To a 30-pound (14-kilogram) lizard, a sunny tarmac in southern Florida looks like a pretty nice place to spend the day. But to the pilots who land and take off planes from those tarmacs, a lizard-dotted runway looks like a major safety problem -- and an issue of human health.
Invasive Nile monitors, 6-foot (2-meter) lizards native to Africa, have infested a military base near Miami, according to National Geographic News. However, Florida's monitor problem is systemic in much of the state, where the warm, rainy climate and the popularity of exotic pets make it easy for the animals to set up shop in the wild.
It's hard to imagine people buying Nile monitors as pets -- I've already mentioned that they can grow to 6 feet, right? Add to that claws, strong jaws and voracious appetites (the Floridian invasives have been known to eat hapless dogs and cats). After the pets prove difficult to care for, reckless owners sometimes release them, or the animals escape.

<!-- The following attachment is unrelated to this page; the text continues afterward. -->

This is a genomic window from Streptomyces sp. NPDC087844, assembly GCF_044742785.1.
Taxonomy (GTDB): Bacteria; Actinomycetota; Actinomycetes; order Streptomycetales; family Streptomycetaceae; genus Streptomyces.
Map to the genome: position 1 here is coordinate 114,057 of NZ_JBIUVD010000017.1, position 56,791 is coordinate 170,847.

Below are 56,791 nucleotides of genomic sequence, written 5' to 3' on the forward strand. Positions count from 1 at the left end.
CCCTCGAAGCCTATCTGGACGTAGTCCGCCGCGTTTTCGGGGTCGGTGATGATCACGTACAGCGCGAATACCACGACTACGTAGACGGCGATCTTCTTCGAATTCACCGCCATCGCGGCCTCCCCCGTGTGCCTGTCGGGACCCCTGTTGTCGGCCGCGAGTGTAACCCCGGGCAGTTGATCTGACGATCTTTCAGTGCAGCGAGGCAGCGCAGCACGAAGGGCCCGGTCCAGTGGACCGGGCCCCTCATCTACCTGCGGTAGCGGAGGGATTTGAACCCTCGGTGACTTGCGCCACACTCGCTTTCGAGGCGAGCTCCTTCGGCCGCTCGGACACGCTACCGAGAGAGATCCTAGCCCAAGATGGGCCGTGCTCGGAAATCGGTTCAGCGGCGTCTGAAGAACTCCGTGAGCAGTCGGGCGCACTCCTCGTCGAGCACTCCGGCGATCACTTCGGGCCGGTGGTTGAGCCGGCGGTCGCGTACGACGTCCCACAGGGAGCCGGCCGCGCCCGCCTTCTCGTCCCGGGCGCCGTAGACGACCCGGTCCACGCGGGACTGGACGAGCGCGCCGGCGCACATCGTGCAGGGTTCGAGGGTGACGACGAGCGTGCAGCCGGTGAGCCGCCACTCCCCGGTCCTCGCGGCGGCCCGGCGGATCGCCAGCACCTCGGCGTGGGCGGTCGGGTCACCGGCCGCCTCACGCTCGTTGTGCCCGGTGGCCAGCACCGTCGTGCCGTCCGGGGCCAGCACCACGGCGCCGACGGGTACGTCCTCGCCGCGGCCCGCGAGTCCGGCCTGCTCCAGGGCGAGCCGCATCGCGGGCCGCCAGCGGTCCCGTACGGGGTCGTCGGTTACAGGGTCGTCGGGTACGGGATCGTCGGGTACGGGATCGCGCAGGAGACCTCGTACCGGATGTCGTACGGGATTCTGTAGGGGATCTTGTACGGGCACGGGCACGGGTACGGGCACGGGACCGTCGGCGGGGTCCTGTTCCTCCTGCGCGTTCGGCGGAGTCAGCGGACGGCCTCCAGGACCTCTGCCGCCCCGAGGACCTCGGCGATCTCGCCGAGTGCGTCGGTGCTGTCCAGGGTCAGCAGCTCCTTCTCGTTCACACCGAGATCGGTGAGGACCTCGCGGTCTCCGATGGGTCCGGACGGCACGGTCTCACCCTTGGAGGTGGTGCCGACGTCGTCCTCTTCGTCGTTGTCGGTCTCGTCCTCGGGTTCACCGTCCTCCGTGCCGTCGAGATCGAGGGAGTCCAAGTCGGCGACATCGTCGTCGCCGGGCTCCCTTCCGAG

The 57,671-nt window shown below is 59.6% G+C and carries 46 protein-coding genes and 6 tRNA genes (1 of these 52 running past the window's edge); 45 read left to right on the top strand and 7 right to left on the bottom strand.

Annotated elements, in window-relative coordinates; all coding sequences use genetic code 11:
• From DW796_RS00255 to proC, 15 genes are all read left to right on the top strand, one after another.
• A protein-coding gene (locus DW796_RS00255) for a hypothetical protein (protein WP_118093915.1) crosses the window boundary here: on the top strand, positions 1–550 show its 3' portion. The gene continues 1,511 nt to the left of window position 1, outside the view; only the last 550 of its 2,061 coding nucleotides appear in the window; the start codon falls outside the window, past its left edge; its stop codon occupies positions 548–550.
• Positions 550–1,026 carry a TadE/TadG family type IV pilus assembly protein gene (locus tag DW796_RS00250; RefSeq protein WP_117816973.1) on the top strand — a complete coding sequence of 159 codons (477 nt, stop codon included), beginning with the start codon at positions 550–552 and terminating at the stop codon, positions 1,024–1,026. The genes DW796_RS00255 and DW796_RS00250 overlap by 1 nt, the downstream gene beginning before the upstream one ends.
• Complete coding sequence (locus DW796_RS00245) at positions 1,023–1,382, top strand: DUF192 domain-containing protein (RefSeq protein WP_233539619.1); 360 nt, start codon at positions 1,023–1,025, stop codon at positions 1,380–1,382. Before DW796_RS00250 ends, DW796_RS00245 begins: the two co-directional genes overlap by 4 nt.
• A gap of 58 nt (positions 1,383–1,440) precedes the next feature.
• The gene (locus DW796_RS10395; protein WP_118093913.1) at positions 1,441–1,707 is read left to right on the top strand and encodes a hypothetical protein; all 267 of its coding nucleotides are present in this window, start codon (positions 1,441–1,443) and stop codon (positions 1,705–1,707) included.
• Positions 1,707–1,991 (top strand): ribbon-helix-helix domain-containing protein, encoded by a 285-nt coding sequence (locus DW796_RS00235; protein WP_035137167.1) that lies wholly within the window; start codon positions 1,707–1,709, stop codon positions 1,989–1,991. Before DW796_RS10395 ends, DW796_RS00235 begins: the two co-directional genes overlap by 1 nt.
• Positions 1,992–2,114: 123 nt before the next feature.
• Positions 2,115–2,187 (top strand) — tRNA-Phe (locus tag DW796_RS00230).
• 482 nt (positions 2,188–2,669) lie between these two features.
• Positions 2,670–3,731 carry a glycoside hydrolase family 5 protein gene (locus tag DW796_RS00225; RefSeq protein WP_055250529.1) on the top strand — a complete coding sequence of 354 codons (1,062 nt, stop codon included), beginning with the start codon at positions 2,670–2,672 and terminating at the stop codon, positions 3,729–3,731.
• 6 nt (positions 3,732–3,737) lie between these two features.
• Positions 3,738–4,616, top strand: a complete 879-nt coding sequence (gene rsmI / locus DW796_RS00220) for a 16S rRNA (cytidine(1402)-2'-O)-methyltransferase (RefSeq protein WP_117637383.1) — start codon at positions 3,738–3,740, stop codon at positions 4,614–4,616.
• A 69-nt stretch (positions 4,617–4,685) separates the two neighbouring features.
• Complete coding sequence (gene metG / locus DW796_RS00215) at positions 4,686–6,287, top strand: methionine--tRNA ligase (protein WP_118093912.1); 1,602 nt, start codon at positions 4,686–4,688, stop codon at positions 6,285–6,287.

Florida's invasive lizards dramatically illustrate a problem that's happening all over the world -- alien species establishing themselves, driving out natives and causing a host of other problems. For this reason, the U.N. is focusing its annual International Day for Biological Diversity on invasive alien species this year. Not all invasives are as toothy and poster-worthy as giant lizards in the cul-de-sac or military base, but some are just as threatening -- and costly. The Convention on Biological Diversity (CBD) estimates that "the annual environmental losses caused by introduced pests in the United States, United Kingdom, Australia, South Africa, India and Brazil are more than $100 billion." That's a lot of money, and it's a problem that everyone -- individuals, policymakers and customs officials -- will have to work together to remedy.